McTag
 
  4  
Reply Fri 21 Mar, 2014 03:59 am
@JTT,

Your link includes this passage:
Quote:
my suggestion would be to turn away from English departments, and pursue a plan based on an alliance of linguists with people in computer science, psychology, statistics, medicine, law, sociology, business, etc., who increasingly see linguistic analysis (e.g. in the form of "text mining" or "text analytics") as an interesting object of study in itself, and as a means to enable research on other (applied or fundamental) topics.


To think that is appropriate to display here, and brandished as "knowledge", is ludicrous.
It is academic navel-gazing. ACADEMIC LINGUIST HAVE EVIDENTLY FOUND THEMSELVES A LUCRATIVE NICHE, whoops CAPS LOCK, and are grimly peddling their useless wares somewhere far away from normal discourse. God only knows how they get funding for this, but they evidently do.
JTT
 
  -1  
Reply Fri 21 Mar, 2014 03:31 pm
@McTag,
I fully understand that you have no interest in understanding language beyond the simplistic prescriptions that you were raised on, McTag. You've shown time and again that you are not willing to enter a zone where thinking becomes necessary. That's what makes your contributions less than useless after a certain point is reached.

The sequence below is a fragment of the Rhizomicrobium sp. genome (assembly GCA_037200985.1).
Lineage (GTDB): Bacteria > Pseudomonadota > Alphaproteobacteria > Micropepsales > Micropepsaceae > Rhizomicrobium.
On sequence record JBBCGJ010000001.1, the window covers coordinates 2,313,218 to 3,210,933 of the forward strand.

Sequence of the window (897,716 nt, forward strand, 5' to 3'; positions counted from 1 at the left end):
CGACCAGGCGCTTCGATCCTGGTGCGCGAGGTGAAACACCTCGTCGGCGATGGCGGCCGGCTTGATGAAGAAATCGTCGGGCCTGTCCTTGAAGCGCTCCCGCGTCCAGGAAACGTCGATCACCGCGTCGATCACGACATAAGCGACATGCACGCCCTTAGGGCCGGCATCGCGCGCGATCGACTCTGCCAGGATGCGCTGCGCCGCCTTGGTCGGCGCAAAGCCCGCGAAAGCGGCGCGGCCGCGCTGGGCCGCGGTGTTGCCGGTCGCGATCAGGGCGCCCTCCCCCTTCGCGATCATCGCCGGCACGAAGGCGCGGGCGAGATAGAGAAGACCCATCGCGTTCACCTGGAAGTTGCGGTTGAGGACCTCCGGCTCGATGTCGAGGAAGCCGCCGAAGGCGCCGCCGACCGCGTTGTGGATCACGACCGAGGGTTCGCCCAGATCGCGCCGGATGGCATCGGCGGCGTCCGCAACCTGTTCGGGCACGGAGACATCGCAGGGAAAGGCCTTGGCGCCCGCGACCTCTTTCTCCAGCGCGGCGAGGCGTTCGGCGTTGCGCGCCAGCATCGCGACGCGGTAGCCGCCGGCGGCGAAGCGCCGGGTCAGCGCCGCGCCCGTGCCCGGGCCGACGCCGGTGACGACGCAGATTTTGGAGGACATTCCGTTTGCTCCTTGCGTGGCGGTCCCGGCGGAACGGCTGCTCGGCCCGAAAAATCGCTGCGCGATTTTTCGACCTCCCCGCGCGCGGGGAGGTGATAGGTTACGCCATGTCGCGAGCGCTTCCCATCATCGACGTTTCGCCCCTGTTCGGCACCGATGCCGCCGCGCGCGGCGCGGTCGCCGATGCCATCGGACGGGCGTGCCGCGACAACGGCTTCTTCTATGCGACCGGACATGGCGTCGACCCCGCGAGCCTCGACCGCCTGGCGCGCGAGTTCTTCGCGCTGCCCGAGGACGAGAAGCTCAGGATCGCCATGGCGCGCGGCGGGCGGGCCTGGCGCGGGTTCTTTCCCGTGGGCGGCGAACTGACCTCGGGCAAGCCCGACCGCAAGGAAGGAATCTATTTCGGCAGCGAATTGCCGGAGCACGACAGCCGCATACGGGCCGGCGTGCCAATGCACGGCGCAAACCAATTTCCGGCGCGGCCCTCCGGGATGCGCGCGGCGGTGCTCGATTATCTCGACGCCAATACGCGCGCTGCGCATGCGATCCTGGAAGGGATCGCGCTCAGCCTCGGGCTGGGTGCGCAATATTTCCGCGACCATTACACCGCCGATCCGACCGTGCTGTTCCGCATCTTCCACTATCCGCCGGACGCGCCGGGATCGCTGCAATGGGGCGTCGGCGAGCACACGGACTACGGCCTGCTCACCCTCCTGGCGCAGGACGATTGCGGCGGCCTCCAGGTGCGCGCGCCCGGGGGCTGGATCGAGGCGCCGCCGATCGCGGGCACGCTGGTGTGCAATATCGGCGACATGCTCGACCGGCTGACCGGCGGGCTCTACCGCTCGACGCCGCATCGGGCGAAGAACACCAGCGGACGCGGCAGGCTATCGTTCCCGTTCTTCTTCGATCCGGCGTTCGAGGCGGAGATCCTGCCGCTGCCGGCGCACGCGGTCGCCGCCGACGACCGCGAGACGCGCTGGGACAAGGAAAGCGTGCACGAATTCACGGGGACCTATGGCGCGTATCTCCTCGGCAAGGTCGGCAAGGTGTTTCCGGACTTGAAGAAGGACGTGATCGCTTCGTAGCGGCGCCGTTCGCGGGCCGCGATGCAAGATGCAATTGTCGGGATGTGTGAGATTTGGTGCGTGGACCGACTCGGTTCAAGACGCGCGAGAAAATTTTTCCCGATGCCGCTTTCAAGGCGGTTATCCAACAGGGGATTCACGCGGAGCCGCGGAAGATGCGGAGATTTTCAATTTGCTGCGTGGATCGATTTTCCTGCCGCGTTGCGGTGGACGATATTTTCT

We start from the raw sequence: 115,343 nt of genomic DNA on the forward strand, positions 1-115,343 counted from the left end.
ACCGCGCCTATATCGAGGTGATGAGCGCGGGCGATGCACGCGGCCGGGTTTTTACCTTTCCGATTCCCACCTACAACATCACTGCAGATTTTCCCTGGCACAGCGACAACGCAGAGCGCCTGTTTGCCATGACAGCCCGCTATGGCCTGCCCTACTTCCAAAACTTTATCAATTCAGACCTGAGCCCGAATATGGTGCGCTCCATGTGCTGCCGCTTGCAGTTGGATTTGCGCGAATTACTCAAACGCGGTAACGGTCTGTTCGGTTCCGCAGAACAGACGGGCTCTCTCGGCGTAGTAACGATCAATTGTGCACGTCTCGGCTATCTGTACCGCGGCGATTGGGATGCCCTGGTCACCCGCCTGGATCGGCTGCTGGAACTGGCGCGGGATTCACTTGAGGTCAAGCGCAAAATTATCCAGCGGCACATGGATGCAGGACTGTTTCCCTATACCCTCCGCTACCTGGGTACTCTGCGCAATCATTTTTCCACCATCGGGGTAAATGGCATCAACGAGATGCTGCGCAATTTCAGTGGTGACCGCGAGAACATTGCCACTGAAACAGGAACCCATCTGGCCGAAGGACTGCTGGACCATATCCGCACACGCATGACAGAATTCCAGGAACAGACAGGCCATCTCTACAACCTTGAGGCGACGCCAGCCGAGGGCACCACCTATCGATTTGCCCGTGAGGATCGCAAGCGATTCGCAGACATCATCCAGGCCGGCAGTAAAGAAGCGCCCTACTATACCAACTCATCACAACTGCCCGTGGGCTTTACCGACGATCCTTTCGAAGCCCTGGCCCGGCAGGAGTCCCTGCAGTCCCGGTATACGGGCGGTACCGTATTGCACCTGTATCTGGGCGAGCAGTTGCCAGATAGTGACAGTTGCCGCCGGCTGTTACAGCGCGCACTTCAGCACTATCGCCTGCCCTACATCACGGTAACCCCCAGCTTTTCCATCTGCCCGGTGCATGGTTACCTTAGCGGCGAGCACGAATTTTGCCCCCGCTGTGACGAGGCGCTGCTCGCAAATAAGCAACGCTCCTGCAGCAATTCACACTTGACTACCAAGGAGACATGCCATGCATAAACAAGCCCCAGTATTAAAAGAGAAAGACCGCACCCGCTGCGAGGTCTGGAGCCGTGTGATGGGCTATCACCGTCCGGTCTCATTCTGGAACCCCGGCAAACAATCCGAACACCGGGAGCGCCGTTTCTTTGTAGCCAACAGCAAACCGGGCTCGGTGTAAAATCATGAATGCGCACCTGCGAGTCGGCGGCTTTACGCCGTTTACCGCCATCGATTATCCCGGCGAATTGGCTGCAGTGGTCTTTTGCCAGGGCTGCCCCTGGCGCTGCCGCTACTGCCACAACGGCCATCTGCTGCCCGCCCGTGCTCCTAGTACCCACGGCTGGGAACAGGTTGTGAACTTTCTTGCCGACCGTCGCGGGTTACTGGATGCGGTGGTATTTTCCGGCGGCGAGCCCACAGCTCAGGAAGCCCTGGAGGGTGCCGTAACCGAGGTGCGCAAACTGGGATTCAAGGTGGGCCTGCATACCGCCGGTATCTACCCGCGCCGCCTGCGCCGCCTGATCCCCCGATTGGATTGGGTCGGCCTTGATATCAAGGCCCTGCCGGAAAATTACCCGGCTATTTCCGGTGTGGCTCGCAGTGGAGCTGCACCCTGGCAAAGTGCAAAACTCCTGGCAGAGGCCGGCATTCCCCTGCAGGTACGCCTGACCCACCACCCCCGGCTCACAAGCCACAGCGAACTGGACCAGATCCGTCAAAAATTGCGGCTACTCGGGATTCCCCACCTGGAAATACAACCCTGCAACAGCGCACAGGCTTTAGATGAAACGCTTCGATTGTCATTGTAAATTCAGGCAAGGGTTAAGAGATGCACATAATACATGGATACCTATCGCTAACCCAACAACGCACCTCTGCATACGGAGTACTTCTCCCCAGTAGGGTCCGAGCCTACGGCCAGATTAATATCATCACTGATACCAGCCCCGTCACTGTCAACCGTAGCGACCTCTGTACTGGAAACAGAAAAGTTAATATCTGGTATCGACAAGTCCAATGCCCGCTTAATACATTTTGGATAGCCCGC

This is evidenced by your predilection for inane tangents.
McTag
 
  2  
Reply Fri 21 Mar, 2014 04:16 pm
@JTT,

Quote:
I fully understand that


You fully understand **** all that is useful.
Lordyaswas
 
  1  
Reply Fri 21 Mar, 2014 04:19 pm
Wiserer.

Or even more wiserer.

I shall recommend it to my old english teacher snd see what he says.
JTT
 
  0  
Reply Fri 21 Mar, 2014 04:26 pm
@McTag,
Highly indicative of just how interested you are in using your brain, McTag. I described you and, true to form, you performed exactly as I predicted.
JTT
 
  0  
Reply Fri 21 Mar, 2014 04:32 pm
@Lordyaswas,
Lordy: I shall recommend it to my old english teacher snd see what he says.